The Poetry Project

Jimena Lucero

Barbara Walters Knew I Was Trans

I was alone in my parent’s bedroom.
Their bed was queen sized with snow
-white sheets. The carpet was dirty
with particles of paper & food crumbs.

The bulky black television showed
Barbara Walters interviewing boys ::
girls. Minutes into the documentary
I found out that they weren’t girls ::
boys like my brother & my sister.

Instead, they were like me.
When they were told to behave
a certain gender, they cried
doves from their eyes.

One mother recalled her child saying
“Mom, I’m so mad at God,”
because she felt there was something
wrong with her body.
All of my soft-spoken prayers
flew by my lips. I lowered the TV's volume
with fear that someone would listen.

My mother was in the kitchen cooking
the orange rice I loved so much.
She didn’t understand English
but the body translates much of
what is unsaid.

Barbara Walters was captivating,
a detective that wanted to know why
these kids claimed to be girls :: boys.
When they had been born boys :: girls.

She called them Transgender
& I saw myself on television
being scrutinized by a professional
woman. Mrs. Walters walked into my room,
asked me questions with that lisp of hers.

Unlike those kids, I didn’t have freedom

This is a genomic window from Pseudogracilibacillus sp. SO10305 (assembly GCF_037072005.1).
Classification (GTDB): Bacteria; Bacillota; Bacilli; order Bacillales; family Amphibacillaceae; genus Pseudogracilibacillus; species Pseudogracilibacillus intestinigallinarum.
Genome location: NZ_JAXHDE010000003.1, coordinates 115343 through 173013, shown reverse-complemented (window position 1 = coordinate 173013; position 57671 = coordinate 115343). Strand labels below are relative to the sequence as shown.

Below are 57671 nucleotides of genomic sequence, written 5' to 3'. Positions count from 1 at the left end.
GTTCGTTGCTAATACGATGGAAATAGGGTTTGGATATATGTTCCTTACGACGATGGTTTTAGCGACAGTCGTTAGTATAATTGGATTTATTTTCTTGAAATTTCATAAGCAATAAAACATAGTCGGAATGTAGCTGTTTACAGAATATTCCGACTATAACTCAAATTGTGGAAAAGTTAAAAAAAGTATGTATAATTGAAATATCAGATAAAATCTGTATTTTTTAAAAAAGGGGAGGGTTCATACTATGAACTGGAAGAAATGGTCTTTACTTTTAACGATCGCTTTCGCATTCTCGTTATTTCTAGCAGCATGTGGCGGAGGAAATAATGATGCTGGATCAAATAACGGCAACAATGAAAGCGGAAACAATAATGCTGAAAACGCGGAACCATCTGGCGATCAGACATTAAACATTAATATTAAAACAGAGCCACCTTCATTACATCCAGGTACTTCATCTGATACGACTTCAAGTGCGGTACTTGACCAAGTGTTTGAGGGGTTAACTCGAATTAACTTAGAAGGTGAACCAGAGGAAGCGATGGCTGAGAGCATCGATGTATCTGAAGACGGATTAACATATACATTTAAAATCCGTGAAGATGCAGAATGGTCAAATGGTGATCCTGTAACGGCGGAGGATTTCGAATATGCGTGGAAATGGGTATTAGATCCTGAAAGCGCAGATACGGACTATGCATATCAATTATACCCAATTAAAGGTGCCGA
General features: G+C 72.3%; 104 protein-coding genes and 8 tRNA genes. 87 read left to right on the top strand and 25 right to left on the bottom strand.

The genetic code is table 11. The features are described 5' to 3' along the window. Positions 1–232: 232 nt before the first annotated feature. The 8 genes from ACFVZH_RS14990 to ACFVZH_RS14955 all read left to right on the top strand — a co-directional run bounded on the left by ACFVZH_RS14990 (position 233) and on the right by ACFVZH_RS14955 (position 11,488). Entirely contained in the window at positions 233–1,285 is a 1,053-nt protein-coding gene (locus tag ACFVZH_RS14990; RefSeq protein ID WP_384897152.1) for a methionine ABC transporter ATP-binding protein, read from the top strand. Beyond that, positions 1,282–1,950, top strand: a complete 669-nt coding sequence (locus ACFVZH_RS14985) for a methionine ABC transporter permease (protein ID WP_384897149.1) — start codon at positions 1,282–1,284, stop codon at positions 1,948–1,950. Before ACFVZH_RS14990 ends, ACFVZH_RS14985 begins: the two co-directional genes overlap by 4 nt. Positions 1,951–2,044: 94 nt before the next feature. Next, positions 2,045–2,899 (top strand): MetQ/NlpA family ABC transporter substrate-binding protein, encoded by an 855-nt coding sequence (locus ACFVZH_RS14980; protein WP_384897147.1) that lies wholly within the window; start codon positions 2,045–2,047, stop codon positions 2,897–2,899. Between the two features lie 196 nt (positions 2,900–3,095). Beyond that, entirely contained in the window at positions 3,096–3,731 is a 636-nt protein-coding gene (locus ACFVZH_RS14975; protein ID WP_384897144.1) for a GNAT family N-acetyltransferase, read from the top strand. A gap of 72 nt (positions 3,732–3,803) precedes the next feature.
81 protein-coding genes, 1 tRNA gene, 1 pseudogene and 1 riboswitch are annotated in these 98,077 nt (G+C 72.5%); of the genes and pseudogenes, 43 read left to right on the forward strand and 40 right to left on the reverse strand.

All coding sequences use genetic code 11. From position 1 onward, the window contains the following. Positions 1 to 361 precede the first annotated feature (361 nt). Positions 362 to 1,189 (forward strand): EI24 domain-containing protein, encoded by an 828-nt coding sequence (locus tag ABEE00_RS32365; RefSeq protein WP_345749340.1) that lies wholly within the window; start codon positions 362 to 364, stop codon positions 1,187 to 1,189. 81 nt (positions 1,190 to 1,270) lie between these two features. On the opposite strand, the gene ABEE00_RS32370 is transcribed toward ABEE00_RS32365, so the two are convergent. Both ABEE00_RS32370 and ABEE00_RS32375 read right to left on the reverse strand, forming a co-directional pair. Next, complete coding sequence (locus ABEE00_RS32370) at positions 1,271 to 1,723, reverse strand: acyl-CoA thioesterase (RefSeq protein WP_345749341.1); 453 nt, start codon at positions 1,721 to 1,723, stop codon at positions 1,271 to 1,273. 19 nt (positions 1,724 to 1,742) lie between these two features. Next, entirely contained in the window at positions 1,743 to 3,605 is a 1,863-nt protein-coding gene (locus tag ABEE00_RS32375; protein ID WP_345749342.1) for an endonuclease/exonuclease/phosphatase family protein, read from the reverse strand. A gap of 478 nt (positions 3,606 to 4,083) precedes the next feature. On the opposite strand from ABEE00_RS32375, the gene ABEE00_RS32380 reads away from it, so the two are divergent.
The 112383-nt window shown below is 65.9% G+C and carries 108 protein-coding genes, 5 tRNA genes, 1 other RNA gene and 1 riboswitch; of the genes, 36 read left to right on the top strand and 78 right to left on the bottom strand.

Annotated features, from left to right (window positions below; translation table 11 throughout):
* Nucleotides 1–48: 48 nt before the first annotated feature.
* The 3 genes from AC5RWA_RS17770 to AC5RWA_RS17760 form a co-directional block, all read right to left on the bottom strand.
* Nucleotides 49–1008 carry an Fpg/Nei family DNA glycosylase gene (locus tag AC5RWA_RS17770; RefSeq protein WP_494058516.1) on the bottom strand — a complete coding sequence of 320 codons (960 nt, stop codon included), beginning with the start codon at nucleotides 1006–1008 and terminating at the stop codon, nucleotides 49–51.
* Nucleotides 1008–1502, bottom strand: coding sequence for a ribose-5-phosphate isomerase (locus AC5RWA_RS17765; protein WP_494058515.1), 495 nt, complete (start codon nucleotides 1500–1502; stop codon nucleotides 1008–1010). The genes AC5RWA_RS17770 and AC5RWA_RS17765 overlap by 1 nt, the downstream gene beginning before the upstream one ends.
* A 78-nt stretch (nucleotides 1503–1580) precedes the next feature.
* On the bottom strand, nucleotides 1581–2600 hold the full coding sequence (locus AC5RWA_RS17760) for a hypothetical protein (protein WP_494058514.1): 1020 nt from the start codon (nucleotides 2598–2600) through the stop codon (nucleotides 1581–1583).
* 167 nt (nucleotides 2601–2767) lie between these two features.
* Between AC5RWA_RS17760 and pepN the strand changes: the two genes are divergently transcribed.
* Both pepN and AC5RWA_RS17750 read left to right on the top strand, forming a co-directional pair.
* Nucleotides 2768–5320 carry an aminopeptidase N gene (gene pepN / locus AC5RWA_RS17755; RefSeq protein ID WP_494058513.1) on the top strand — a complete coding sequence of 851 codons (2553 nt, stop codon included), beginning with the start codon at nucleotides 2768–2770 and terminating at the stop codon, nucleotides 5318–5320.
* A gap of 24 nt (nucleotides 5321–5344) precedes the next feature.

to be myself despite the danger
that was narrated by Walters’ small lips.
The words were cautionary: surgeries,
medicine, therapists, and death.

I heard my mother’s steps.
The door opened and damp light
gleamed over my body.
I changed the channel & the smell
of her rice made me hungry again.

I followed my mother into the kitchen
barefoot. I sat at the table and played
with my food. My family never noticed
how I fell into myself. How my identity
was forming through words. I thought
of my response to Barbara’s question
about being a girl in secret. I’d say,
still a kind of power.

Sick at the Party

My friend invited me
to a party on a boring
weekend. She promised
I’d have fun
so, I couldn’t say no.
My body had become
uniquely solitary since illness –
but the excitement
in her voice pulled
my legs out of bed. I bend
towards life, in pain.
When we arrived,
Frank Ocean played.
The mood was Bach.
Don’t all partygoers attempt
to compose a paradise too?
The golden eyeshadow
of the host’s makeup
was delicately noticeable.
I was bare eyed and tired already.
A man asked me what I did
for work. I am a poet, I said.
I wanted to say, I’m a doll
you can dress and undress but feels
the same way.
Suddenly my nerves knocked
the front door, & the tingling
numbness crawled
on my face, my abdomen,
& I greeted the familiar
reality of my body.
The party couldn’t cure.
I continued talking about the
way poems made me feel,
like they are sheets of
dove wings that embrace me.
My nerves were as loud as
the voices in the party,
glamorous & spastic.
I wandered around like
a suffering white dog.
The fibers in my joints
swelled. The dark of the room
was bigger than
the lights from smiles.
The guests were gathered
in a ceremony of youth
& death. Patiently,
I waited for the ceiling to
open wide and reveal a
cicatrix in the night sky.

Issue 16